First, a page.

"What is crucial for our industry today is the development of aquaculture. We know that in the last decade the size of the world’s annual catch of biological resources has clearly stabilised at a level of about 95 million tonnes. Most experts believe that in the future fish will be cultivated on fish farms," he said.
Premier Putin noted that globally, the annual growth of aquaculture was already between seven and 10 per cent. Russia lagged behind, but the prospects for fish farming were very optimistic with enormous potential for market development, both domestically and for exports. Development also had positive economic implications for a number of Russian states.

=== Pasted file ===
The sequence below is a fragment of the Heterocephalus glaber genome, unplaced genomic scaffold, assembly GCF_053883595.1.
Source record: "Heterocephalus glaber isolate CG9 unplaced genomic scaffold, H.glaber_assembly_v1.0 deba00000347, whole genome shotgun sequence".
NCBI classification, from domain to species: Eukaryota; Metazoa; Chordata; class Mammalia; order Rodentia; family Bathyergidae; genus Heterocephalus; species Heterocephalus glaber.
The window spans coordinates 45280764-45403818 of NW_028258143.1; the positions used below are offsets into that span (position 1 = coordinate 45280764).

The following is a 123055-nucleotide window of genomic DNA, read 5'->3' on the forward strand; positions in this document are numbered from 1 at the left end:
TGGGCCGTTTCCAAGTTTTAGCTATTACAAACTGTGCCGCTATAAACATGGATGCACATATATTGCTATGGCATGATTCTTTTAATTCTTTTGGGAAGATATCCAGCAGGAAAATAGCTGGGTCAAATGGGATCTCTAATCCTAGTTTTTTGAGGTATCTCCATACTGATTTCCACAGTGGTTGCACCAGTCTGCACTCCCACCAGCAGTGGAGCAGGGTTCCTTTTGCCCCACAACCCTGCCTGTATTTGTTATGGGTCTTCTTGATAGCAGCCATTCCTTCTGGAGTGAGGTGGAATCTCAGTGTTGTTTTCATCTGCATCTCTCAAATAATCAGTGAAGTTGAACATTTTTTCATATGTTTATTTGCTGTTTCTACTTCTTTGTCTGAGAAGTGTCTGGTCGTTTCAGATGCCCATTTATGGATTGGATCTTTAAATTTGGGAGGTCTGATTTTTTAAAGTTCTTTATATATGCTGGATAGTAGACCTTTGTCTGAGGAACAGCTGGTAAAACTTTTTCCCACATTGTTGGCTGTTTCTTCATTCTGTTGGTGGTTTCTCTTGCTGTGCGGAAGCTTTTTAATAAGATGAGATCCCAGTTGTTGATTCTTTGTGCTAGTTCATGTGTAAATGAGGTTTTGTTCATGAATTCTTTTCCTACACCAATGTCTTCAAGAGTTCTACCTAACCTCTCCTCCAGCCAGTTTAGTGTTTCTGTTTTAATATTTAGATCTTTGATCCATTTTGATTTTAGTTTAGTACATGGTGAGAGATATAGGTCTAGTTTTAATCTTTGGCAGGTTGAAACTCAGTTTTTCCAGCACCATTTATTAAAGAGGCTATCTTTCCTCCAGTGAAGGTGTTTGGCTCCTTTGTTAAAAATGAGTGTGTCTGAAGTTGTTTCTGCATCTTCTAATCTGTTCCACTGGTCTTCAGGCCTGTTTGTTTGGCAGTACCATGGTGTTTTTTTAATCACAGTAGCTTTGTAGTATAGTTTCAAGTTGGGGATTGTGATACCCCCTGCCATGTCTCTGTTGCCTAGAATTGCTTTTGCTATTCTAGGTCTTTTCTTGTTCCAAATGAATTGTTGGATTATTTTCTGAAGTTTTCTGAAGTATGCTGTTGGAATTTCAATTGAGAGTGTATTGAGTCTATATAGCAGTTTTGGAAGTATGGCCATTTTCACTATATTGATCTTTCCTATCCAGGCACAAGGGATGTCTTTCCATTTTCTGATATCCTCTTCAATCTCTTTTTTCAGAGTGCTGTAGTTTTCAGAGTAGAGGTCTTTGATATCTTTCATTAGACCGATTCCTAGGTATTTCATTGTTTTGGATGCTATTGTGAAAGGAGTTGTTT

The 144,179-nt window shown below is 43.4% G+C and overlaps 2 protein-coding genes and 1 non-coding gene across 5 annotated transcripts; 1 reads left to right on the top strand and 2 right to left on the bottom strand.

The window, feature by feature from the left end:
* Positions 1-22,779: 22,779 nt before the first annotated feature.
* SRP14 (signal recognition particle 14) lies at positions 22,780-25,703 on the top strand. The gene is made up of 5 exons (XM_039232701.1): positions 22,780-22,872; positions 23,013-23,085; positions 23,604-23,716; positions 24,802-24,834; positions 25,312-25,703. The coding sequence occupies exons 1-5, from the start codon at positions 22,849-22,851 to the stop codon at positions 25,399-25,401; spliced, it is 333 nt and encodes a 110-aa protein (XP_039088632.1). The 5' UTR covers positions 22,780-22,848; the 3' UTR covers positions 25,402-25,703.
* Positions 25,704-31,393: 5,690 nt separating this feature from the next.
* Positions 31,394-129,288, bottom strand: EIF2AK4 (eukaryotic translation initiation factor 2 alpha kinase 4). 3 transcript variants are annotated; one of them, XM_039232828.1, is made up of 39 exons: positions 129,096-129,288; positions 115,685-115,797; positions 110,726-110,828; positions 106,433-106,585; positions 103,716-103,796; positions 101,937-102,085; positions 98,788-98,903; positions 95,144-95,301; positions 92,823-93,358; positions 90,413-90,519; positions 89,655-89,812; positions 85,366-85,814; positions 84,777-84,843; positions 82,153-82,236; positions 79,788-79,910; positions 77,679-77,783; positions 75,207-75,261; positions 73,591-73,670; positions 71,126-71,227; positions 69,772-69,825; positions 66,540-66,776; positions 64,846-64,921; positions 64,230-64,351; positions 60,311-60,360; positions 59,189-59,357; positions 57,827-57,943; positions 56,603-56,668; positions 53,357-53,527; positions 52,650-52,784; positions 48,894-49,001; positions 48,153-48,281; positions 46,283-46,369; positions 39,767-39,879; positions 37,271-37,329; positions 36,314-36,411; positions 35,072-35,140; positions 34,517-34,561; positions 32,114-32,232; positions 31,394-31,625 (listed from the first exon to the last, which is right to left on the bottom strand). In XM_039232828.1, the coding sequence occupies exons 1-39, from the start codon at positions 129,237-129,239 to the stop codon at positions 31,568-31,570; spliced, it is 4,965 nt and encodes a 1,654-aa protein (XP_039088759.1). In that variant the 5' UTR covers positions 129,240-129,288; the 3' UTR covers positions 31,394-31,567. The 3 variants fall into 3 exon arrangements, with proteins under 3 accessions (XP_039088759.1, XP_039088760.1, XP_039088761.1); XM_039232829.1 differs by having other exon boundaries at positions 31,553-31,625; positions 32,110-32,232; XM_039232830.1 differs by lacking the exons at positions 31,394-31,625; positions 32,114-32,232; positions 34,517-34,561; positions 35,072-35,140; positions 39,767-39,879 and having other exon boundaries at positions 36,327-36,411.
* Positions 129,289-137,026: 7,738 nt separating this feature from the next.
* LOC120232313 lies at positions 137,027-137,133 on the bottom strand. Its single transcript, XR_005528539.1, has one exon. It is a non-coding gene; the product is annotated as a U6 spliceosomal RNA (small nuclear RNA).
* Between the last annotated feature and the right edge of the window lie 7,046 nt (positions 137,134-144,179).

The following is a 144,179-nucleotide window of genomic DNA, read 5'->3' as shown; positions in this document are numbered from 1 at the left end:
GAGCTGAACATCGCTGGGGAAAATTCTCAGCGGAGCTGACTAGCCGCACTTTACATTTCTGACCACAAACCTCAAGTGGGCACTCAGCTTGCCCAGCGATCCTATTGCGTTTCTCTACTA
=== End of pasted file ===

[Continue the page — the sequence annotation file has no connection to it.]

"We must recover what we have let slip through our fingers and also promote the most up to date means of cultivation and advanced technology. But to begin with, we must strengthen the legal framework to allow this sector to expand," he explained.
Poor legislation and regulatory measures concerning aquaculture has slowed-down commercial activity and discouraged investors. It has also halted the investment and implementation of new technology and advances in fishery management.
Mr Putin commented on a recent visit to Bios, a fish factory in the State Duma. The Director of the enterprise said that there had been a draft bill for aquaculture in the state for a number of years. However, the government was not promoting it and there was little, if any, interest in developing businesses.